Bribery Jam

Tomorrow will be a scorcher in the PNW, so I thought of a quick bribe used my time wisely for another GOOD EATS post. Today is a rainy “ugh” day, so I got busy in the kitchen. If I tell my sons* what I am doing, chances increase immeasurably that I may see them…

First, a note about jam making. I have tried sugar free recipes, liquid pectin, powdered pectin, lemon juice, no lemon juice, and several others searching for a healthy jam. (Is that an oxymoron?) I have made cooked jam, refrigerator jam, and freezer jam. I have used mixers, blenders, mashers, and just about every kitchen utensil available. I tried the following recipe a few years ago and have never gone back. It’s my no fail/no fuss (but plenty of mess) recipe.

Arguably, some may think making this jam is a huge ordeal. Either I am used to it or I have a fever, but I set it all out ahead of time and it goes quickly.

recipe_june 2016Starting with the best from a farm around the corner, these berries were picked yesterday and are indescribably sweet. In the SIX hallocks only that I used for this double batch, I threw out the equivalent of half a berry. That’s it. The cost of a day old flat in these parts is a full $10.00 less per flat than for a full price, picked today flat. I can live with that.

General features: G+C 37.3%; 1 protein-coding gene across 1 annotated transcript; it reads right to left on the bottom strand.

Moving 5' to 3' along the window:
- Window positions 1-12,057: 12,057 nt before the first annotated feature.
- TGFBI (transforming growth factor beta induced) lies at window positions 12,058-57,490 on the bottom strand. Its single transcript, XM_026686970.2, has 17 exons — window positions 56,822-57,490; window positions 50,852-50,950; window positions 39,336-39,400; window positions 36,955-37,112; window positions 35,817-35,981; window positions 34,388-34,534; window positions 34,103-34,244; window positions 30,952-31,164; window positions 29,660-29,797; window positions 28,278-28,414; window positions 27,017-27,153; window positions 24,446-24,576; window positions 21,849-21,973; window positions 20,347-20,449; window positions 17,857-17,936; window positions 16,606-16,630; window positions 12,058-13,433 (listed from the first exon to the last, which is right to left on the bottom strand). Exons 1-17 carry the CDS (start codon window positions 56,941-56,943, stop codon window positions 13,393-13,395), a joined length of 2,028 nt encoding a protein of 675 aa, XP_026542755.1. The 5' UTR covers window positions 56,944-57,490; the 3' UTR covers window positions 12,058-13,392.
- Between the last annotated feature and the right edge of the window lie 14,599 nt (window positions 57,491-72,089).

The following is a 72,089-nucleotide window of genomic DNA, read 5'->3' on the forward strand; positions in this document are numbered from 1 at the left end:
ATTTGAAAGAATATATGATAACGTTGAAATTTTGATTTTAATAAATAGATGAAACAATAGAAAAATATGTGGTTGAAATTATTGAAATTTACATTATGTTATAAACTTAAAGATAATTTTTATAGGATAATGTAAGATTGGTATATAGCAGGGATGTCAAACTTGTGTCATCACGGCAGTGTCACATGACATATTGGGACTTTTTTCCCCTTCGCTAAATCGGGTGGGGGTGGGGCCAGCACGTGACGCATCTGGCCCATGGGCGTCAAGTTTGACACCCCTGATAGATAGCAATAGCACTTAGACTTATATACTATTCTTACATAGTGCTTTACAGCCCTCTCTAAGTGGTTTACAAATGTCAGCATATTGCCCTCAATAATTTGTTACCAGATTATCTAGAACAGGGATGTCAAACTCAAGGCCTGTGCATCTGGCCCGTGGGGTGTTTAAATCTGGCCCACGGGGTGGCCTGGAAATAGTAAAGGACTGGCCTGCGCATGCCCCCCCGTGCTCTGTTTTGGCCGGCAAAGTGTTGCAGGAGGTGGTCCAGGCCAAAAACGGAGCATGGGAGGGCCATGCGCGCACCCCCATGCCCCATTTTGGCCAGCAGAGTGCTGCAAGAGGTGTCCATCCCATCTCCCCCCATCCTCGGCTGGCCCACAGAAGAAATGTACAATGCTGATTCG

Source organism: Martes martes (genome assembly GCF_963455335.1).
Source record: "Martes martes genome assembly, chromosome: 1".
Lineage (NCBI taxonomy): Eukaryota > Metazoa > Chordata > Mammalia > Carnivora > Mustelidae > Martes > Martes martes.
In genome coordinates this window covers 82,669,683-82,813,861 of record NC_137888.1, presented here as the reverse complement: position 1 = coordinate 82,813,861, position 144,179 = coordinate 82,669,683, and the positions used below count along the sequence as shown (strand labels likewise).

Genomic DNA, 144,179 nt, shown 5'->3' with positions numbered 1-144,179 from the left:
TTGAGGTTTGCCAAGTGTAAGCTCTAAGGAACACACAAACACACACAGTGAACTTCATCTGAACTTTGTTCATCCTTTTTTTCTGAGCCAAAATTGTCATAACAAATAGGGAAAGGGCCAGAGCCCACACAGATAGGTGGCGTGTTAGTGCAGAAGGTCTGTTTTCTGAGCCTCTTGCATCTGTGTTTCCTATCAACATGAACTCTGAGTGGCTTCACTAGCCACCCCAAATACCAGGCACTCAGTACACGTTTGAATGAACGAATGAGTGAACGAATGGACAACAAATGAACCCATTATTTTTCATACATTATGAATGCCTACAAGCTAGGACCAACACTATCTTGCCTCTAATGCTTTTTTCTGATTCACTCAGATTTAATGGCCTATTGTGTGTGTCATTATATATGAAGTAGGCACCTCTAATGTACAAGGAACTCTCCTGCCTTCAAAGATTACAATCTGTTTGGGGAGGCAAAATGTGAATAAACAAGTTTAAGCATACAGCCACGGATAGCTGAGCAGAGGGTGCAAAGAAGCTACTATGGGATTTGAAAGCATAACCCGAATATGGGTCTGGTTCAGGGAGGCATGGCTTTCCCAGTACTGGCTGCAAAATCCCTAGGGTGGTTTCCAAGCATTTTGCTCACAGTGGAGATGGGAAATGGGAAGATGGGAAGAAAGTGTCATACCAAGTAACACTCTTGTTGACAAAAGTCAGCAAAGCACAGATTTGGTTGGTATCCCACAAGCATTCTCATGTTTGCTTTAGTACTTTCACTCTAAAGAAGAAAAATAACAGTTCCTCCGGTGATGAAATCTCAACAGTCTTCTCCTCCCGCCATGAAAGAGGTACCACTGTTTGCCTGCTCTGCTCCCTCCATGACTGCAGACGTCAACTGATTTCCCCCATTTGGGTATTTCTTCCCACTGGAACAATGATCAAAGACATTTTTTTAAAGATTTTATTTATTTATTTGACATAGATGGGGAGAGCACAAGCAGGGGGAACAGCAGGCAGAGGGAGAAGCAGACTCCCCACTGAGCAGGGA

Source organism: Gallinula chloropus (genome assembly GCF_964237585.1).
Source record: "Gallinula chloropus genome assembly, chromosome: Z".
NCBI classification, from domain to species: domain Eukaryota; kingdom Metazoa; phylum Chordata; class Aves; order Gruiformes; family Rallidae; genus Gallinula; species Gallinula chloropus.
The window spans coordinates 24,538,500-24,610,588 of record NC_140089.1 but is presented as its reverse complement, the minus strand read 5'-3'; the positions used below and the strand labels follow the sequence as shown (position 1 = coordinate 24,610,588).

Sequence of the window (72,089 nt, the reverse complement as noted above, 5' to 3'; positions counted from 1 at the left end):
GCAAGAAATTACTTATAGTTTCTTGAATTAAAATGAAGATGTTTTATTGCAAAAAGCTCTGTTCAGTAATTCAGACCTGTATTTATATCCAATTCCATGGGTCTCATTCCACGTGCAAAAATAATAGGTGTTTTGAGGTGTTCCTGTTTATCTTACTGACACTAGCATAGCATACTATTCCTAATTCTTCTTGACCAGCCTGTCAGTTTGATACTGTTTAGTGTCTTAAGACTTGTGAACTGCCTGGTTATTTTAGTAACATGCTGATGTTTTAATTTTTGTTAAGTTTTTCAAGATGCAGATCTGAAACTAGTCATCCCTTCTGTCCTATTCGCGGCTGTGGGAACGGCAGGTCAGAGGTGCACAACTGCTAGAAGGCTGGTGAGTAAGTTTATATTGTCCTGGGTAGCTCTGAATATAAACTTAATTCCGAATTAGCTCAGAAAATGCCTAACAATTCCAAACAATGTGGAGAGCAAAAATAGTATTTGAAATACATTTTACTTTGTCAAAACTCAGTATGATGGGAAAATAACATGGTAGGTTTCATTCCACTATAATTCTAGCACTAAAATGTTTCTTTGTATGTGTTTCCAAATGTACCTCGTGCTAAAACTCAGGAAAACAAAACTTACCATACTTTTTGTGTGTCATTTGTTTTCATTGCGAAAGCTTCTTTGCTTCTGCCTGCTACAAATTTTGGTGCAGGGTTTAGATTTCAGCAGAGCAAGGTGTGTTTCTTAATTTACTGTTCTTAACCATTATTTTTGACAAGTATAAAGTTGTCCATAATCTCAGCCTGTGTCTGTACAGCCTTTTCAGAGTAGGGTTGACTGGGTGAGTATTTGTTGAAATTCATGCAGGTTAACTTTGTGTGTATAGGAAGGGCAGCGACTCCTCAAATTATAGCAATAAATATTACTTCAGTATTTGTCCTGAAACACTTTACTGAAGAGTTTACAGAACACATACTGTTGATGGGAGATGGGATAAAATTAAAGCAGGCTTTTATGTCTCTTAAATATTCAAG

As stated, it’s an easy 1:1 ratio.

I know. It does seem like a lot of sugar. A lot. That’s probably because it is. A lot. However, when I think of the preservatives–no pun intended–in the commercially made jams and jellies, not to mention a lack of flavor, I have to believe this is better. Two ingredients. Are you smiling yet?

I try to set out everything I think I may need ahead of time:

OK, here we go:

jam one_june 2016 (4)
berries are crushed with a potato masher

Berries are fully crushed and sugar is added. I use my pressure cooker pot to cook the jam. That is my preference since I have a strong dislike for hot jam splatter.

I took a video of this next part because it is essential to the success of the recipe. We may be tempted to avoid that rolling boil, but this is key: the jam needs to maintain a rolling boil while stirred. I time this for 15-20 minutes (depending on how thick it feels after 15 min.).

Meanwhile, I’ve had my water bath heating on the stove top.

jam two_june 2016 (3)The recipe states that at this point, the jam can be ladled into hot jars, sealed, and flipped over on the counter. I do not follow this part of the recipe. I place my sealed jars in the water bath–the water has to cover the jars–and cook for 15 minutes (boiling water bath).

This step DOES NOT OVERCOOK the jam. I was afraid it might, but it does not.

jam two_june 2016 (1)
lovely, messy, gooey jam

After the jam has cooked for 15 minutes in the water bath, I take them out and place on a towel or cutting board to cool. I always cover the jars with a towel.

Β The boys have been warned. We’ll see who shows up for some of mom’s bribery jam.

Make that briberry jam. πŸ˜‰

*I am an Even-Steven type of mother and have not forgotten my daughter. She does not eat jam. Coffee and chocolate work with her. πŸ˜‰

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